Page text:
Nico Eulogy To Lenny Bruce (1967)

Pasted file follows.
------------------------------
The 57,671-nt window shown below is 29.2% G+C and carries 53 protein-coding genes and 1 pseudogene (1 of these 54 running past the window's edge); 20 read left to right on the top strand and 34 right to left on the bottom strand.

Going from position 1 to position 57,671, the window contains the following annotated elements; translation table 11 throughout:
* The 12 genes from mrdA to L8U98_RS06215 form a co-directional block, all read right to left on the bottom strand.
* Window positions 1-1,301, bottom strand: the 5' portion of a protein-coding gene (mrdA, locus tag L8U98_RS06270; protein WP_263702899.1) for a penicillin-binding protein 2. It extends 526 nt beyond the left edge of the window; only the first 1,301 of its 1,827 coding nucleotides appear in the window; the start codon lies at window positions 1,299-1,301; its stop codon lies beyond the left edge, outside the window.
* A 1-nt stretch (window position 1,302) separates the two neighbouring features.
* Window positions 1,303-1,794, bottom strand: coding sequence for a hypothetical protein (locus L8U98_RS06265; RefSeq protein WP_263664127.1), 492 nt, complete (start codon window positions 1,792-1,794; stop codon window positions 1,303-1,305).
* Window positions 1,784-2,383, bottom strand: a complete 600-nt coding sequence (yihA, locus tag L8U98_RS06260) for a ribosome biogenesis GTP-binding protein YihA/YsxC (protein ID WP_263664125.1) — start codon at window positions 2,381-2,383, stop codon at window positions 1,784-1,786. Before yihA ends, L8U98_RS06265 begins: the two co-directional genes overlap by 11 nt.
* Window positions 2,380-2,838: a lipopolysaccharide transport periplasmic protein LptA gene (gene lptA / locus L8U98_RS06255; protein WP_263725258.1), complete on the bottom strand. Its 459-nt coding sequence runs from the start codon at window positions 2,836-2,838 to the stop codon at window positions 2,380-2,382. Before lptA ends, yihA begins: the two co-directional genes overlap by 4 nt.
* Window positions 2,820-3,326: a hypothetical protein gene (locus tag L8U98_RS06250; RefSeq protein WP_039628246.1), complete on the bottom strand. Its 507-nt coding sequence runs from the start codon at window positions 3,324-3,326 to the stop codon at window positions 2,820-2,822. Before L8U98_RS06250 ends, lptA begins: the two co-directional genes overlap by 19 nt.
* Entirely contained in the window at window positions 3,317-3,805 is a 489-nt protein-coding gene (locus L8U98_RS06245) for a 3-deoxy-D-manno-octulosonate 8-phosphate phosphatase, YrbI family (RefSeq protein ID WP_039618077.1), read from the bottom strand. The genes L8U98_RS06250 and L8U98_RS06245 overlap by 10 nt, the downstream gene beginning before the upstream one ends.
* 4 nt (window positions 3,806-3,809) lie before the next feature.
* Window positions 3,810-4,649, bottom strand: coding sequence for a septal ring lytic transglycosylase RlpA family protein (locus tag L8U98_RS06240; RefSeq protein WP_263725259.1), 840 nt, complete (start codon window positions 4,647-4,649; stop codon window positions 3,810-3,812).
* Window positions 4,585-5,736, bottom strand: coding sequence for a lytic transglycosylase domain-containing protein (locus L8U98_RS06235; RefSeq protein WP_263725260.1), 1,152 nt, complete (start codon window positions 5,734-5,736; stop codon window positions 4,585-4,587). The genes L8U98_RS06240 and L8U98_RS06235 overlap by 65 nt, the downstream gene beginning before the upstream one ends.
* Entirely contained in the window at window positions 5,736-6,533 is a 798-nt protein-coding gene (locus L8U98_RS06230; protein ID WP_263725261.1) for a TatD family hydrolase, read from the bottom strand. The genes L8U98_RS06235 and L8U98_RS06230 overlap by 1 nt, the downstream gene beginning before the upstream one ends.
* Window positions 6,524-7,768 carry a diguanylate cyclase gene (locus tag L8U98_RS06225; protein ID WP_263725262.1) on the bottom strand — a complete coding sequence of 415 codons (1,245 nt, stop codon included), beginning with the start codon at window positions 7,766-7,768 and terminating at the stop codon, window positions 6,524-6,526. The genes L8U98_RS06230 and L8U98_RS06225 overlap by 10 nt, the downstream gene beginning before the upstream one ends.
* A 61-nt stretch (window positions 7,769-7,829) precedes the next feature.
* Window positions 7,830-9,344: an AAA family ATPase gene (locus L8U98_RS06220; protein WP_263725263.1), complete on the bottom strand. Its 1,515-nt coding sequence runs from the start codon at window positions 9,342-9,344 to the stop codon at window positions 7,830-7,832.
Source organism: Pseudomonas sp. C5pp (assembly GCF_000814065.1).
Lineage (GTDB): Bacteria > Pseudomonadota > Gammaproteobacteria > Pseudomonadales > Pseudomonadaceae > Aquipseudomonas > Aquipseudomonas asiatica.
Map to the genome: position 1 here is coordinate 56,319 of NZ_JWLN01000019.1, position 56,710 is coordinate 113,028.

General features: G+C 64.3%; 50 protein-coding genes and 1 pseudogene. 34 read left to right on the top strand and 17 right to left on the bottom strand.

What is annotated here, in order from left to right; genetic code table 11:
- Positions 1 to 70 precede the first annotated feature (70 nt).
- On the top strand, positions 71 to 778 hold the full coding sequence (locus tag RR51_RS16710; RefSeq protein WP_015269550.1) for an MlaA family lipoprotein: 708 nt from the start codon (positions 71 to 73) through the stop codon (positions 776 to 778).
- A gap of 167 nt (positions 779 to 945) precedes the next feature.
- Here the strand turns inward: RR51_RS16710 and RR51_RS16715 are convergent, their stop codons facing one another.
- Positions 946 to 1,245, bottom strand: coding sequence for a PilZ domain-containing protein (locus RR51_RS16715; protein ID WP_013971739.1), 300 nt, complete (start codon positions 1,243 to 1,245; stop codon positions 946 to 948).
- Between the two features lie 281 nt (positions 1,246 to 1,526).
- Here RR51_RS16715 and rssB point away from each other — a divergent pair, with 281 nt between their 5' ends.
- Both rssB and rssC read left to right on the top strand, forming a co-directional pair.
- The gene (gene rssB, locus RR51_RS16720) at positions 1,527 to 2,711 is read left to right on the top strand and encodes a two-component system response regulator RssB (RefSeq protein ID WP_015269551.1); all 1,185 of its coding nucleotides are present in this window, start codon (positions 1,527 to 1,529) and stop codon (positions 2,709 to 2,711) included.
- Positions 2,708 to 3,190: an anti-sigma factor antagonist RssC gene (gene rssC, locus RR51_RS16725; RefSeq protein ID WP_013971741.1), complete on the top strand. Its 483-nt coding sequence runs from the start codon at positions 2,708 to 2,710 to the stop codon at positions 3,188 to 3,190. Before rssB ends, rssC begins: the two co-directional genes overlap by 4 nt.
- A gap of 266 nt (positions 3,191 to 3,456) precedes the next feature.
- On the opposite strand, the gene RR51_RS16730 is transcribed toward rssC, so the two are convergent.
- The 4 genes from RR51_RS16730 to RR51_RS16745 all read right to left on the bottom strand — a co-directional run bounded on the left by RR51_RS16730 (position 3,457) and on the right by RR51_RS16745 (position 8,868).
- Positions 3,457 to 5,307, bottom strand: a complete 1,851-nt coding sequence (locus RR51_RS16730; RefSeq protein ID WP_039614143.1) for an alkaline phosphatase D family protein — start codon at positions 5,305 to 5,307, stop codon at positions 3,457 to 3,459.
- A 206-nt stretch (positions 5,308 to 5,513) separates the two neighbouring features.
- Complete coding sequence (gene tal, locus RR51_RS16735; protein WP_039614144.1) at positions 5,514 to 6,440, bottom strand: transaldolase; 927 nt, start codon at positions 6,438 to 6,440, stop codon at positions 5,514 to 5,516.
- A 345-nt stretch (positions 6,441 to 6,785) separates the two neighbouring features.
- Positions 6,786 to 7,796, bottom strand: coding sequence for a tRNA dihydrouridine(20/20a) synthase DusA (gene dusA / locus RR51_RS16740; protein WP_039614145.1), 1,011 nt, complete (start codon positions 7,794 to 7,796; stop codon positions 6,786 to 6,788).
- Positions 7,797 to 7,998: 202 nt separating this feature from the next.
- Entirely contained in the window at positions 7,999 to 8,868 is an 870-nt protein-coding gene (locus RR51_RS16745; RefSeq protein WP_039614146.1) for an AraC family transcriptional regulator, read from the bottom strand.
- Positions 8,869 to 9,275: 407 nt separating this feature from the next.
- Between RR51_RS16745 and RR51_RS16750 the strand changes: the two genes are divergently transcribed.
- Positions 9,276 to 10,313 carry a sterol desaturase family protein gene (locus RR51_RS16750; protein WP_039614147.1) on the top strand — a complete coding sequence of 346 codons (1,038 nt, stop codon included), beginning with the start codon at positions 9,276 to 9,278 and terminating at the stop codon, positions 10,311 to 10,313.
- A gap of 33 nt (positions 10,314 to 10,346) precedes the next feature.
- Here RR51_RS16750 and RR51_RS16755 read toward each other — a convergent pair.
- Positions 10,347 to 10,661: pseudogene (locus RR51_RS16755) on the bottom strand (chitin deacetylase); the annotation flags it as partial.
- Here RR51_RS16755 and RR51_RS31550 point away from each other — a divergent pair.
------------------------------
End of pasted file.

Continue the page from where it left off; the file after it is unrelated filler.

Lenny Bruce’s legacy is undoubtedly a great one: The American comedian, who is no. 3 on Comedy Central’s list of the 100 Greatest Stand-ups of All Time, brought a more political aspect to the stand-up scene of the 1950s and 60s, which up to that point mainly was about telling silly jokes. Over the course of his career, Bruce acquired a big fan base, including various intellectuals and members of the arts community. However, his performances, which dealt with politics, religion and sex, also caused him much trouble: Bruce faced several lawsuits for obscenity—and finally was found guilty in 1964. This verdict made comedy club owners across the country blacklist Bruce as they feared prosecution for allowing obscenity. During that time, Bruce, who was known for his drug addiction, started consuming heroin, methamphetamine and other substances on a daily basis. In August 1966, the comedian died, presumably from a heroin overdose, only 40 years of age. His notable influence on and popularity among fellow artists became visible once again just after his death: A memorial service held in New York was attended by beat poet Allen Ginsberg and jazz bassist Charlie Haden, among others—and in the months to follow, many artists paid tribute to the comedian in one way or another. Model-turned-singer Christa Päffgen, who was one of pop art innovator Andy Warhol’s muses, was among them. Nico, as Päffgen called herself on stage, closed her 1967 album Chelsea Girl with an equally explicit and heartbreaking eulogy to Bruce, moaning at one point: “And why after every last shot was there always another?”